Monday, August 11, 2014

The struggles of a Christian in the jungle

Copataza as it sits on the Pastaza River
Recently I had the opportunity to bring a caravan into the community of Copataza.  I'd been in Copataza about a year and a half ago and had related how a small church was thriving there and how the church leader, Pedro, was from Copataza and had a calling to serve his people up and down the Pastaza River.  Since that time I'd communicated with him from time to time but hadn't spoken to Pedro since we'd left on furlough.  Needless to say I was excited to see him again and hear how the Lord had been using him.

Heading to Copataza from Achuar

On the day that we were to fly in I learned that he'd moved to another community so I didn't think that I'd get to see him.  It would still be a few days before we arrived in Copataza as we were going to spend a few days in Achuar first.  When we did finally arrive in Copataza and as we were unloading our gear from the plane one of Pedro's daughter came up to me to greet me. I told her how excited I was to get to see her, as I'd heard that she and her family had moved to another community.  What she said floored me.  Pedro had apparently left his wife and daughters for another woman and moved to another community.  Pedro's estranged wife was not in Copataza but was in the hospital in Puyo with complications from her current pregnancy.  Pedro's brother, Pablo, and his wife were taking care of Pedro's girls while their mother was in Puyo, all eight of them.

Examining a 'patient' in Achuar - a little wild pig that was 'rescued' by an Achuar family.

In the Achuar culture it's not uncommon for men to have more than one wife and Pedro badly wanted a son.  Frustrated that he was the father of eight girls, with another one on the way, it was too much for him and he left.  What he left behind was a family in shatters and a very real testimony to the community of what sin can do in our lives.  How do you tell his disillusioned children that this is all part of God's plan for them?  How do you tell a community that is already skeptical about Christians that He is in control?  These were things going through my mind as I tried to take it all in.

Pedro's daughter and I, taken during a happier time several years ago.
I'd like to say that I had all of the right things to say and was able to bring them all closer to God, but I didn't.  All I could think to do was spend some time with them and pray with them.  Kids in the jungle are very stoic and don't share their feelings often so I never could hear what they were really thinking.  I did try to remind them of God's perfect plan for each of us and that He was never far, especially when we're faced with the realities of life.  I also reminded them that we would be praying for them and their family (especially their father, Pedro).

I did get to spend a lot of time talking to Pedro's brother, Pablo, who was tasked with trying to provide for his small family in addition to helping out Pedro's wife and daughters.  What was worrisome to me was seeing how burdened Pablo was and hearing some of the struggles that he was facing.  Pablo has two young daughters but had lost a son a few years back from a drowning in the Conambo river.  The boy had been his first and only son and Pablo was still definitely grieving.  My fear was that he might follow his older brother's footsteps and leave his current family, as having sons in the Achuar culture is very important.  Being a somewhat new Christian I was worried that he didn't have a strong body of believers to fall back on.  I reminded him that we would keep him in our prayers but left Copataza with a heavy heart.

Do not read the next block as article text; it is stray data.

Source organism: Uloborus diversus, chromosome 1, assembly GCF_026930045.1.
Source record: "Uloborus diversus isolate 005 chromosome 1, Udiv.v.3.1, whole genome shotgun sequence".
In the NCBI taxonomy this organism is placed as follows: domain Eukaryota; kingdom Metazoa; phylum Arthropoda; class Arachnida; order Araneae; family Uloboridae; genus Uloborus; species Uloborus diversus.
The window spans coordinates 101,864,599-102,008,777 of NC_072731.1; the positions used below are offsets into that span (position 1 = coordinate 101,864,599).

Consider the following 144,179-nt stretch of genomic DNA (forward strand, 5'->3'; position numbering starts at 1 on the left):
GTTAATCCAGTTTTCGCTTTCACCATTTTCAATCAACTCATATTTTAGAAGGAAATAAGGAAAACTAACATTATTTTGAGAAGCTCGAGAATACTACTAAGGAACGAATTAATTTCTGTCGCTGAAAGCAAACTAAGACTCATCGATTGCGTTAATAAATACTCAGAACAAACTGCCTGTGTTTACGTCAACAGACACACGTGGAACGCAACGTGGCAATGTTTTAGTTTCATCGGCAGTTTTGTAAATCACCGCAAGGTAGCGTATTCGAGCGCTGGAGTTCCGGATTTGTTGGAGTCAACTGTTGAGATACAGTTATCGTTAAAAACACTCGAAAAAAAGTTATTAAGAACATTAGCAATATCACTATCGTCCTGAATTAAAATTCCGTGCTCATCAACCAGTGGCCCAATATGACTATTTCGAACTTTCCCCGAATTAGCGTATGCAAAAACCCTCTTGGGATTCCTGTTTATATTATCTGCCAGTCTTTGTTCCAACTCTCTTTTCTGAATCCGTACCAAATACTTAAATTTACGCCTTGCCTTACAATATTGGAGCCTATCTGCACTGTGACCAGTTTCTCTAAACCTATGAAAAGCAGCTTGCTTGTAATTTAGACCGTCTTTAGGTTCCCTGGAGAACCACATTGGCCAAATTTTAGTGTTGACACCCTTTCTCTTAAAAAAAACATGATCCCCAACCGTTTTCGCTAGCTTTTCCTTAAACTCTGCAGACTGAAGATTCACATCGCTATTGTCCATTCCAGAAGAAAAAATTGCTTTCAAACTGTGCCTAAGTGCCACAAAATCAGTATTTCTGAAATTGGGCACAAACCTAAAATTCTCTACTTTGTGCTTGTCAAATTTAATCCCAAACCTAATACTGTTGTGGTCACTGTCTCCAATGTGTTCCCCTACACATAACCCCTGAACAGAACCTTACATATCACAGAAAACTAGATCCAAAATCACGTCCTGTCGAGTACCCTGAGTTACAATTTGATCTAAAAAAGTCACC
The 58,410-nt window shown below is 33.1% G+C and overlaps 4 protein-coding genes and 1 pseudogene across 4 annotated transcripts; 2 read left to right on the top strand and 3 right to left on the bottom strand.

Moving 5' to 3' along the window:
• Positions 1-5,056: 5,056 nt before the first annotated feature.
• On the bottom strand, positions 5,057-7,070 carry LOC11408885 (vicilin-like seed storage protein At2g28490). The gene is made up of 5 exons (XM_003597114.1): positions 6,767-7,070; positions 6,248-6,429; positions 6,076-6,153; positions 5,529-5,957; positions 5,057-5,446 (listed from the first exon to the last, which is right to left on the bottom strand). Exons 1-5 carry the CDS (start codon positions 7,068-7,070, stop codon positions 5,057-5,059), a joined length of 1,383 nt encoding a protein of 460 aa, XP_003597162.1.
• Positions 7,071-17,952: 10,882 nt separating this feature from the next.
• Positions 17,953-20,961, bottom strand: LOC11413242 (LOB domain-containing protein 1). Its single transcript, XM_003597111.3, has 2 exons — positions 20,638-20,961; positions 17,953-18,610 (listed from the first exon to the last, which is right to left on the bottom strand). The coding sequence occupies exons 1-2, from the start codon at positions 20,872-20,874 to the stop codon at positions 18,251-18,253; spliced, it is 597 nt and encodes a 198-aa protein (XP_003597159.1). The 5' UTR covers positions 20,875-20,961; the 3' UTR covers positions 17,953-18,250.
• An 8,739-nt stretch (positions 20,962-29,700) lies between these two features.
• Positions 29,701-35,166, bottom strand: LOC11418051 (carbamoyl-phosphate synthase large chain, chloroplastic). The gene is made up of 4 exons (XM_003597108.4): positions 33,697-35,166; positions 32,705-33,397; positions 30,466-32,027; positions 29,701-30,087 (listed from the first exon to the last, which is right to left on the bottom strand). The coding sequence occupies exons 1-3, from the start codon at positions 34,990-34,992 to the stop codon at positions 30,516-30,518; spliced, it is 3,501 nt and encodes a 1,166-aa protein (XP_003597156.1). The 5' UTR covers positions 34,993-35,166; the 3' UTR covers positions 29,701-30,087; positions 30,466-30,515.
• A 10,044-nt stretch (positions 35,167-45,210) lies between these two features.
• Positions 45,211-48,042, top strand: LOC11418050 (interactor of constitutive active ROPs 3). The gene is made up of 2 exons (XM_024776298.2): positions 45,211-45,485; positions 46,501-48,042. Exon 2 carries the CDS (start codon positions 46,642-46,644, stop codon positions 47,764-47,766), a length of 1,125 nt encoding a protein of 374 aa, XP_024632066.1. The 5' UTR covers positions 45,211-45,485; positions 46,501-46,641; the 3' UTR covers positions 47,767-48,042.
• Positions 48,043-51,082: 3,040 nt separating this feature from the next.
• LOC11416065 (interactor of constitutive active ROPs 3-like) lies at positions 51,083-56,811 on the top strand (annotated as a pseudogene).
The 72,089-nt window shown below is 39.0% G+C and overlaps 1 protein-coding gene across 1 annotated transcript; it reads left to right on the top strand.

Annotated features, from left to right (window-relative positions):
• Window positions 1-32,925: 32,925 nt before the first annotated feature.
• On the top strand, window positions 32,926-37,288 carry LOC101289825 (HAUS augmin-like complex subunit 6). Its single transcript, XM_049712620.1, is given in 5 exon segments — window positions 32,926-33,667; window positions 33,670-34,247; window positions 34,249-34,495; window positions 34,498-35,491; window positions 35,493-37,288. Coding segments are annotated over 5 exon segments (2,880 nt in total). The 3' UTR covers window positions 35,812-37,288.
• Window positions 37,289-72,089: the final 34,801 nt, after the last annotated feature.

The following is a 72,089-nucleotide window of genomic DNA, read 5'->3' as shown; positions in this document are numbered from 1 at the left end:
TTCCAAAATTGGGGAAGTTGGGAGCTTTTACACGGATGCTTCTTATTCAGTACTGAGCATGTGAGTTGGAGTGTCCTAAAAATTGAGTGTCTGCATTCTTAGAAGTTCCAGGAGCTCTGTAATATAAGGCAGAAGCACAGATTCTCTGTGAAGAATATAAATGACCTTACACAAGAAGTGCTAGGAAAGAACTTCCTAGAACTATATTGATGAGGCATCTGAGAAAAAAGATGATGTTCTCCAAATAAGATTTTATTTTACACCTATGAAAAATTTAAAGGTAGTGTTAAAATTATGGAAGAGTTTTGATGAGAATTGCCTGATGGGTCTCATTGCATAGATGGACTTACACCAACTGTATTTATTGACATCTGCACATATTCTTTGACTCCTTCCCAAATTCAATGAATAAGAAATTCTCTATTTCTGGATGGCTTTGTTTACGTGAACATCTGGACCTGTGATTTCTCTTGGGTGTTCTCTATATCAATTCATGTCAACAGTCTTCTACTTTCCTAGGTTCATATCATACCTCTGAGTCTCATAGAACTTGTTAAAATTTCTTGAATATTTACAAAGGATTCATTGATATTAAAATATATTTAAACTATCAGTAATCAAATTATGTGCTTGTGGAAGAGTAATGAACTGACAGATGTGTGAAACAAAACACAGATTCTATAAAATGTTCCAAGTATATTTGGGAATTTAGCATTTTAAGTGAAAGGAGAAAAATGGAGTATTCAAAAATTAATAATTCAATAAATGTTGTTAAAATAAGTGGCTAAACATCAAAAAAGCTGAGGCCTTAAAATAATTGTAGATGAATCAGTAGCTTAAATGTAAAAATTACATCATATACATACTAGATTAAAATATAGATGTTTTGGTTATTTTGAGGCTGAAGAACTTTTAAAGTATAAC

Reach Beyond missionary nurse Linda McFarland taking the temperature of a young Achuar girl with a severe kidney infection in the community of Achuar

A week after we left Copataza, Pablo and his wife came to Shell and were able to share a meal together in our home.  We gave them some of Sebastiao and Bella's clothes and I took Pablo to Puyo to buy him a new fishing net so he could have an easier time feeding his family.  They were grateful and vowed to stop by again the next time that they were in Shell.  They left the next day and we're eager to hear how they're doing.

Please pray for Pablo and his family and that the Lord may provide for them and fill them with his grace to get them through this difficult time.  Please pray for Pedro and his estranged family and especially for his daughters as they try to understand all of this.  And especially pray for the community of Copataza as it tries to reconcile Pedro's struggles with what they've heard about Christ.  Some have mentioned that they didn't want to be a Christian if Christians lived the way Pedro did.  Ouch!

Recently I've heard rumors that Pedro has left this other woman and is trying to reconcile with his family in Copataza.  I hope that this is the case but I've also heard that this other woman had already given birth to a child fathered by Pedro.  No one could tell me what sex the baby was but I wouldn't be surprised if it was another girl.


  1. Thank you for sharing your journey and we will also pray for this family.

  2. How about minding your own business. Many thousands of people have been murdered and raped in the America's in the name of Christianity. Stop it. Just, stop it. Do your charitable medical work. That's great. Don't colonize minds.